Red Sox bats go silent, lose to O's, 4-1

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Red Sox bats go silent, lose to O's, 4-1

BALTIMORE -- With a chance to go over the .500 mark for the first time this season, the Red Sox bats were silenced by the Baltimore Orioles Tuesday night.

After averaging five runs in the first six games of their current road trip, the Red Sox collected just one run on a season-low two hits -- none after the fourth inning -- and lost 4-1 to the Orioles.

Brian Matusz allowed a leadoff single to Adrian Gonzalez in the second inning and a one-out solo homer to Kevin Youkils -- returning from the disabled list -- and nothing else over 6 13 innings.

The Orioles got a two-run homer from Steve Tolleson in the second off Felix Doubront, then doubled their offensive output with a two-run blast by Wilson Betemit in the eighth.

Betemit's homer came off former Orioles Matt Albers, who had previously tossed 11 13 scoreless and hitless innings against his former club.

Doubront, 4-2, turned in what was arguably his best start of the season, allowing just two runs over six innings while walking two and striking out a career-high nine.

The rookie lefty retired 10 of the last 11 hitters he faced, including the final three in a row by strikeout.

After the homer by Youkilis, the Red Sox did not get a baserunner in scoring position the rest of the night and lost to the Orioles for the fourth time in five tries this season and eighth in the last 10 games, dating back to last season.

Rosenthal: 'Some' Sox players question Farrell's leadership, game management

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Rosenthal: 'Some' Sox players question Farrell's leadership, game management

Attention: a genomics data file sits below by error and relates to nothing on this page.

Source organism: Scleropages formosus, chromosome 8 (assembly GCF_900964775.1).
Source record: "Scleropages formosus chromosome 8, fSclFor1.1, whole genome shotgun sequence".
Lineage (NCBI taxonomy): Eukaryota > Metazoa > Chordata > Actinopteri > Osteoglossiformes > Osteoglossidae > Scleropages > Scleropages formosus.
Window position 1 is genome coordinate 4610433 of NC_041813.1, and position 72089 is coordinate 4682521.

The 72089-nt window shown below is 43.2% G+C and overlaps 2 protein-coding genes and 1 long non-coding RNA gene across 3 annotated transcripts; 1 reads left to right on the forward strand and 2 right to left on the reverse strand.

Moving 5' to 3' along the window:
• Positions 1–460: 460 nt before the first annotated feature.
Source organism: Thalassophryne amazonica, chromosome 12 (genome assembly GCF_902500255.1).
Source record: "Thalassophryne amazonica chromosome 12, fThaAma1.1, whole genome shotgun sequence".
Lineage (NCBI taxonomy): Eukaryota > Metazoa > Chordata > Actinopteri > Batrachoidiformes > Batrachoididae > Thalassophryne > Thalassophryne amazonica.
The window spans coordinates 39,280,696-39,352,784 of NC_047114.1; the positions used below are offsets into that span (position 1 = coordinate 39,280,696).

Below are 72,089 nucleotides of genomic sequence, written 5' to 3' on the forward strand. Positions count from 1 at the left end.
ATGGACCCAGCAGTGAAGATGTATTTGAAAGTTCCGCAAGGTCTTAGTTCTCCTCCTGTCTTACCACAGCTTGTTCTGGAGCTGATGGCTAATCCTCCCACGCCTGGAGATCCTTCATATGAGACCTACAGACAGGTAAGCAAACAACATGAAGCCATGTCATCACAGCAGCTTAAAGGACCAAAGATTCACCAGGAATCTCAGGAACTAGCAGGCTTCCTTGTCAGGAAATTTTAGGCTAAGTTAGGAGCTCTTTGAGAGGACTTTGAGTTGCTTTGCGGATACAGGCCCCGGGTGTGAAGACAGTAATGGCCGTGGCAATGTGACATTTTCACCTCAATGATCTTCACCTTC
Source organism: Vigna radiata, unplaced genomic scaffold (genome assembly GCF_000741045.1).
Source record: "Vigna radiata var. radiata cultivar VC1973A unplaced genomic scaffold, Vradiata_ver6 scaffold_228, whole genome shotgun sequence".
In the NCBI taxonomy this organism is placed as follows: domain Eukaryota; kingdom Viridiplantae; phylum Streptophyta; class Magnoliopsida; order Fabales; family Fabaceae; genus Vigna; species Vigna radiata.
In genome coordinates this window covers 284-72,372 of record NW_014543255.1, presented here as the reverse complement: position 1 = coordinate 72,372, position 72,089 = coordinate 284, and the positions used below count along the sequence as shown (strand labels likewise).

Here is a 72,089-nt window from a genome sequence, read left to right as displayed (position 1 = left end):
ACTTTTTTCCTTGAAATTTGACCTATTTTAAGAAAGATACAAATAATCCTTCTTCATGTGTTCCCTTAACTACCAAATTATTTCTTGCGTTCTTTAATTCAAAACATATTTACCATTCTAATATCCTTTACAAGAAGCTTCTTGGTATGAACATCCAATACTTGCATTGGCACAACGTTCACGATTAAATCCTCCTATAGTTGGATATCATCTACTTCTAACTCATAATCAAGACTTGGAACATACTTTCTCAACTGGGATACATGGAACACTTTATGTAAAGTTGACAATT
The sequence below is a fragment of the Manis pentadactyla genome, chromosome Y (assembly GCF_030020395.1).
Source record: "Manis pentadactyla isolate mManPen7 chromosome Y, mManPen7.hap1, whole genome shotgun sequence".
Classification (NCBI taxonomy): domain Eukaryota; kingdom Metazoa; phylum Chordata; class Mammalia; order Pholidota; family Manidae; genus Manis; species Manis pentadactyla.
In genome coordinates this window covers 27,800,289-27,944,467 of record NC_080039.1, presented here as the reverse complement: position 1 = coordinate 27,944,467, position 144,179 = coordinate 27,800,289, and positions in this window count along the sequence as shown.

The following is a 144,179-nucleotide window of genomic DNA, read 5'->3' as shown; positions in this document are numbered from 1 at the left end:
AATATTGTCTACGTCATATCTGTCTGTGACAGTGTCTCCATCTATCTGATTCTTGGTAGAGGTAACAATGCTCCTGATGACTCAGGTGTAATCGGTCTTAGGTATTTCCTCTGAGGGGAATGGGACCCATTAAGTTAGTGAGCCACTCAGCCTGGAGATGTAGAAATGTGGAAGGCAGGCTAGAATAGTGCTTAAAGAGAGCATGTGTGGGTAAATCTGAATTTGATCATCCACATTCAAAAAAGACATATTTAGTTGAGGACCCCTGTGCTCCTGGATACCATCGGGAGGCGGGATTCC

Fox Sports' Ken Rosenthal ignited a local firestorm when he made a seemingly off-hand comment a few days ago that he "wouldn't be surprised" if the Red Sox fired John Farrell this year. (He quickly added he also "wouldn't be surprised" if Farrell stayed on and led the team to the A.L. East title this year, but that got scant mention.)

Today, however, Rosenthal expounded on Farrell and the Sox in a lengthy column on foxsports.com. While acknowledging the team's injuries and beyond-the-manager's-control inconsistencies (in the starting rotation and with the offense), he also ominously added, "The excuses for the Sox, though, go only so far — all teams deal with injuries, and not all of them boast $200 million payrolls. Other issues also have emerged under Farrell . . . "

Farrell, even when he won the 2013 World Series as a rookie manager, was not popular in all corners of the clubhouse. Some players, but not all, believe that he does not stand up for them strongly enough to the media when the team is struggling, sources say. Some also question Farrell’s game management, talk that exists in virtually every clubhouse, some more than others.

And then he mentioned two leadership problems:

The first occurred during the Red Sox’s prolonged dispute with the Orioles’ Manny Machado. Second baseman Dustin Pedroia, after Matt Barnes threw at Machado’s head, shouted across the field to Machado, 'it wasn’t me,' then told reporters that it was 'definitely a mishandled situation,' without mentioning Barnes or Farrell by name . . . 

The second incident occurred last Saturday, when Farrell engaged in a heated exchange with left-hander Drew Pomeranz in the dugout . . . [Pomeranz's] willingness to publicly challenge Farrell, in an exchange captured by television cameras, offered another indication that the manager and some of his players are not always on the same page.

Hmm.

Rosenthal's piece comes at a time when some of Farrell's harshest local critics are more or less giving him a pass, instead blaming Dave Dombrowski's flawed roster construction for the Sox' early season struggles , , , 

But there has been speculation hereabouts on whether or not Farrell has control of the clubhouse . . . 

Now that Rosenthal has weighed in, that sort of talk should increase.

In the end, Rosenthal makes no prediction on Farrell's future other than to conclude "If Dombrowski senses a change is necessary, he’ll make a change." 

But one prediction that can be made: The should-Farrell-be-fired? debate, which raged at unrealistic levels last year when the Red Sox won the division, isn't going to end anytime soon.